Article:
Protesters going underground for the “second battle of hastings”

The Guardian, January 7 2013

(this is the full length version by the way… it got cut a bit for the paper)

Under a blue tarpaulin at the foot of the protest camp, Simon Sitting Bull is having a brief break from tunnel digging.

“There are three different types of tunnel that you use in anti-roads protests,” he explains, kindly moving aside to let the Guardian have a peer at his work so far. “Opencast, Doored and Shored, and Tight and Nasty. This one is Tight and Nasty.” He points his head-light in the right direction and lights up about four feet of tunnel, which divides at the end to the left and to the right. “Not going to tell you how much further it goes. Sorry!”

Forty feet or so above us, Owl and George are practising making ropewalks between the trees. “I didn’t know how to do this two weeks ago,” says Owl, nonchalantly bouncing around the boughs. George, on a neighbouring tree, is rather anxiously testing the rope. “Isn’t that tree leaning over a bit too far?” he asks. And further down the road three protesters are dangling around a giant oak like christmas decorations, while beneath them the contractors rev their chain saws with pantomime-like menace and a long line of security guards in high-vis jackets chafe their hands against the January cold. It’s the first day back at work since Christmas, and progress is going to be slow.

“The Second battle of Hastings” as it has called itself, aims to halt the construction of the Bexhill-Hastings link road in East Sussex. The road will be just over three miles long, linking up two other roads, and will cost, according to most estimates, at least £86m, although the costs of security are already being estimated upwards.

There is plenty of local support for the link road. Local MP Amber Rudd (also George Osbornes parliamentary private secretary) claims it “will be an important part of the regeneration of the town, opening up a new area for employment and houses”. Denis Haffenden, a local resident watching the to-ing and fro-ing, says everyone he knows in the area really wants the road; “It will ease up the traffic through here, it gets really bad sometimes.” In one of the most deprived parts of the South East – nearly 29% of children in nearby Hastings are classed as living in poverty, according to figures by a local charity – some argue that absolutely any economic investment is a good thing.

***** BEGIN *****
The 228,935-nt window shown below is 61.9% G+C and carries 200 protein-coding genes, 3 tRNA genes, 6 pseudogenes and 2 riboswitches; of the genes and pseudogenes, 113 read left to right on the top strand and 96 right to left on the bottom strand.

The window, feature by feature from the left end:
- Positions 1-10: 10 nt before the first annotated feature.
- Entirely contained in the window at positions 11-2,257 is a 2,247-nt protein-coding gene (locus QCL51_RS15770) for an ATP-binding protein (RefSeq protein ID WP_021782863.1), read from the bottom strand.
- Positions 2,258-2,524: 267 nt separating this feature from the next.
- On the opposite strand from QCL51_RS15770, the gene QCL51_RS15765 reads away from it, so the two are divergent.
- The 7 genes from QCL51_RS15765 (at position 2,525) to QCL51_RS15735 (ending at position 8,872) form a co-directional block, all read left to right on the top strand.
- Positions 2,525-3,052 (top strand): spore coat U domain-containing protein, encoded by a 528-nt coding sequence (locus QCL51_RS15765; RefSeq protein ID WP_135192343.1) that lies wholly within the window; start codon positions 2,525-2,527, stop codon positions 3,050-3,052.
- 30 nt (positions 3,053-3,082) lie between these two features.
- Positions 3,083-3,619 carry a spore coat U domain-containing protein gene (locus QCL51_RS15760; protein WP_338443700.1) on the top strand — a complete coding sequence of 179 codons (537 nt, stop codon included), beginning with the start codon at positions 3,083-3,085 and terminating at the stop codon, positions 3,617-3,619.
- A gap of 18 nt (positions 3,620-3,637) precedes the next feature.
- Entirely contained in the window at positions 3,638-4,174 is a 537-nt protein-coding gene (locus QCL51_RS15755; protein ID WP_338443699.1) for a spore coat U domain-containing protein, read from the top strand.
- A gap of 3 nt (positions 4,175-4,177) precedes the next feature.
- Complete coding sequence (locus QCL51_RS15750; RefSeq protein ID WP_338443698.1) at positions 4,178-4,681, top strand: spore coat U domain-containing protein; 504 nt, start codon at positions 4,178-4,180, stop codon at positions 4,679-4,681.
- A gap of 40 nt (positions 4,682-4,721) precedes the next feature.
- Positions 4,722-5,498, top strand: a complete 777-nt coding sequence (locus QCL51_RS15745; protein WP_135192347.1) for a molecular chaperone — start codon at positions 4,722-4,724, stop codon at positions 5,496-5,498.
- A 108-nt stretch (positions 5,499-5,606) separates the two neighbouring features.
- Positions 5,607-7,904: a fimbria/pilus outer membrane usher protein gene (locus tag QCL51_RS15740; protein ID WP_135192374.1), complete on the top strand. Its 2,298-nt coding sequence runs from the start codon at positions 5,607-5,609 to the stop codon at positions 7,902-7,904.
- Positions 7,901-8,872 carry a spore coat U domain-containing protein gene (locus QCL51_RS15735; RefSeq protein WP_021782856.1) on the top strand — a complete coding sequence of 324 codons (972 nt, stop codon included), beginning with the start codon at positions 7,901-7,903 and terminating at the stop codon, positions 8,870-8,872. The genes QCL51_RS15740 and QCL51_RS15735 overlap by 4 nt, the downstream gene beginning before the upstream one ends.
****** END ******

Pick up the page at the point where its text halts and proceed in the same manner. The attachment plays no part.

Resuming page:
But campaigners argue that the money – nearly half of which must come from local taxpayers – would be much better invested in public transport, housing infrastructure or other local projects. The county council is “already planning to cut £34 million from adult social care, and £14 million from children’s services,” points out protester Abby Nicol.

The Bexhill battle is, moreover, just the beginning of a national anti-roads campaign. In December George Osborne announced a £1bn national road-building push as part of his autumn statement. Meanwhile last year Campaign for Better Transport released a report highlighting 191 road schemes around the country, and held a nationwide conference to bring campaigners together and to organise resistance. The Bexhill road is among the very first to break ground, but, says CBT road campaigner Sian Berry, “it won’t be the last. We warned last year that this was ‘the most environmentally harmful and least economically justifiable road scheme currently being proposed in England’, and that there would be resistance.”

Back at the site Indiana is watching with her jaw clenched as the contractors lop branches off a vast oak. “That tree is ancient,” she says. “You need four people to get your arms around it. I can’t believe they’re just taking it down like this.” Does she think they will be able to stop the road being built? “What you have to understand is that it’s not about just one tree, however beautiful it is, or about one road. We want to stop all of Osborne’s roads. It’s about hundreds of roads and thousands of trees.”

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